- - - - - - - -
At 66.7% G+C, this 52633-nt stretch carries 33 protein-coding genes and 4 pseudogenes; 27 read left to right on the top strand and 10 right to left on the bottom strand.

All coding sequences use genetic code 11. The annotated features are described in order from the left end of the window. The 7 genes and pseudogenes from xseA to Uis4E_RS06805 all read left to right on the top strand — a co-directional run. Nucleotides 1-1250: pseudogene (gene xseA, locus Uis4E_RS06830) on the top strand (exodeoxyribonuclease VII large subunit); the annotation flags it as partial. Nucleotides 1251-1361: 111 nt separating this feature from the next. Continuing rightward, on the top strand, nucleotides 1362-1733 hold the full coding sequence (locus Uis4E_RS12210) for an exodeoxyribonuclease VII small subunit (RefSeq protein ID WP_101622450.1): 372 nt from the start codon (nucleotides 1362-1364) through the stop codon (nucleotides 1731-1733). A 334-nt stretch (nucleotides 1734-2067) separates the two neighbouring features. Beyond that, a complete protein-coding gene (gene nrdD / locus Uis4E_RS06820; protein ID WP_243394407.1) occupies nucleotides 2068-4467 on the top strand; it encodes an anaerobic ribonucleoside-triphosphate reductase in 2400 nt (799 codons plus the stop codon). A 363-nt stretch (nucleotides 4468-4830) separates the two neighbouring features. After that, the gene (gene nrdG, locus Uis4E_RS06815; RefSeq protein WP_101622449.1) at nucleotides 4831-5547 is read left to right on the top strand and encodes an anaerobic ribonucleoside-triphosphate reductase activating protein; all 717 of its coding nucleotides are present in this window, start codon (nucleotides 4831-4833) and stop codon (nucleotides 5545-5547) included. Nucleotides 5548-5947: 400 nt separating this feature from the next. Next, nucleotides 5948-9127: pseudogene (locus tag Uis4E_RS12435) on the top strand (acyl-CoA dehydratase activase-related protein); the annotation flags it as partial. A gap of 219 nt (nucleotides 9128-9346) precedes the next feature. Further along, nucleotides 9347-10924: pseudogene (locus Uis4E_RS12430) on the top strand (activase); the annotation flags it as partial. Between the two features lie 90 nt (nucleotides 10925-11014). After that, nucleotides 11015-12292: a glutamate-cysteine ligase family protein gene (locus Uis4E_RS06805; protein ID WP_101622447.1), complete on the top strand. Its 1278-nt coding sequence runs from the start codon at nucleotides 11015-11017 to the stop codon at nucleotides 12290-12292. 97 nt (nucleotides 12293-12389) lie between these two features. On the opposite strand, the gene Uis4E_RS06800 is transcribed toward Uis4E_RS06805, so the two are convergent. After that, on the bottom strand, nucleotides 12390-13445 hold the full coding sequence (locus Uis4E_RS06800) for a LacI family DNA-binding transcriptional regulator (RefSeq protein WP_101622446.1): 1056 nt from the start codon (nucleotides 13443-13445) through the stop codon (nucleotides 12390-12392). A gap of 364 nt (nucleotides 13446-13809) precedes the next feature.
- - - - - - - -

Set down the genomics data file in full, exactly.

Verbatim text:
At 66.7% G+C, this 52633-nt stretch carries 33 protein-coding genes and 4 pseudogenes; 27 read left to right on the top strand and 10 right to left on the bottom strand.

All coding sequences use genetic code 11. The annotated features are described in order from the left end of the window. The 7 genes and pseudogenes from xseA to Uis4E_RS06805 all read left to right on the top strand — a co-directional run. Nucleotides 1-1250: pseudogene (gene xseA, locus Uis4E_RS06830) on the top strand (exodeoxyribonuclease VII large subunit); the annotation flags it as partial. Nucleotides 1251-1361: 111 nt separating this feature from the next. Continuing rightward, on the top strand, nucleotides 1362-1733 hold the full coding sequence (locus Uis4E_RS12210) for an exodeoxyribonuclease VII small subunit (RefSeq protein ID WP_101622450.1): 372 nt from the start codon (nucleotides 1362-1364) through the stop codon (nucleotides 1731-1733). A 334-nt stretch (nucleotides 1734-2067) separates the two neighbouring features. Beyond that, a complete protein-coding gene (gene nrdD / locus Uis4E_RS06820; protein ID WP_243394407.1) occupies nucleotides 2068-4467 on the top strand; it encodes an anaerobic ribonucleoside-triphosphate reductase in 2400 nt (799 codons plus the stop codon). A 363-nt stretch (nucleotides 4468-4830) separates the two neighbouring features. After that, the gene (gene nrdG, locus Uis4E_RS06815; RefSeq protein WP_101622449.1) at nucleotides 4831-5547 is read left to right on the top strand and encodes an anaerobic ribonucleoside-triphosphate reductase activating protein; all 717 of its coding nucleotides are present in this window, start codon (nucleotides 4831-4833) and stop codon (nucleotides 5545-5547) included. Nucleotides 5548-5947: 400 nt separating this feature from the next. Next, nucleotides 5948-9127: pseudogene (locus tag Uis4E_RS12435) on the top strand (acyl-CoA dehydratase activase-related protein); the annotation flags it as partial. A gap of 219 nt (nucleotides 9128-9346) precedes the next feature. Further along, nucleotides 9347-10924: pseudogene (locus Uis4E_RS12430) on the top strand (activase); the annotation flags it as partial. Between the two features lie 90 nt (nucleotides 10925-11014). After that, nucleotides 11015-12292: a glutamate-cysteine ligase family protein gene (locus Uis4E_RS06805; protein ID WP_101622447.1), complete on the top strand. Its 1278-nt coding sequence runs from the start codon at nucleotides 11015-11017 to the stop codon at nucleotides 12290-12292. 97 nt (nucleotides 12293-12389) lie between these two features. On the opposite strand, the gene Uis4E_RS06800 is transcribed toward Uis4E_RS06805, so the two are convergent. After that, on the bottom strand, nucleotides 12390-13445 hold the full coding sequence (locus Uis4E_RS06800) for a LacI family DNA-binding transcriptional regulator (RefSeq protein WP_101622446.1): 1056 nt from the start codon (nucleotides 13443-13445) through the stop codon (nucleotides 12390-12392). A gap of 364 nt (nucleotides 13446-13809) precedes the next feature.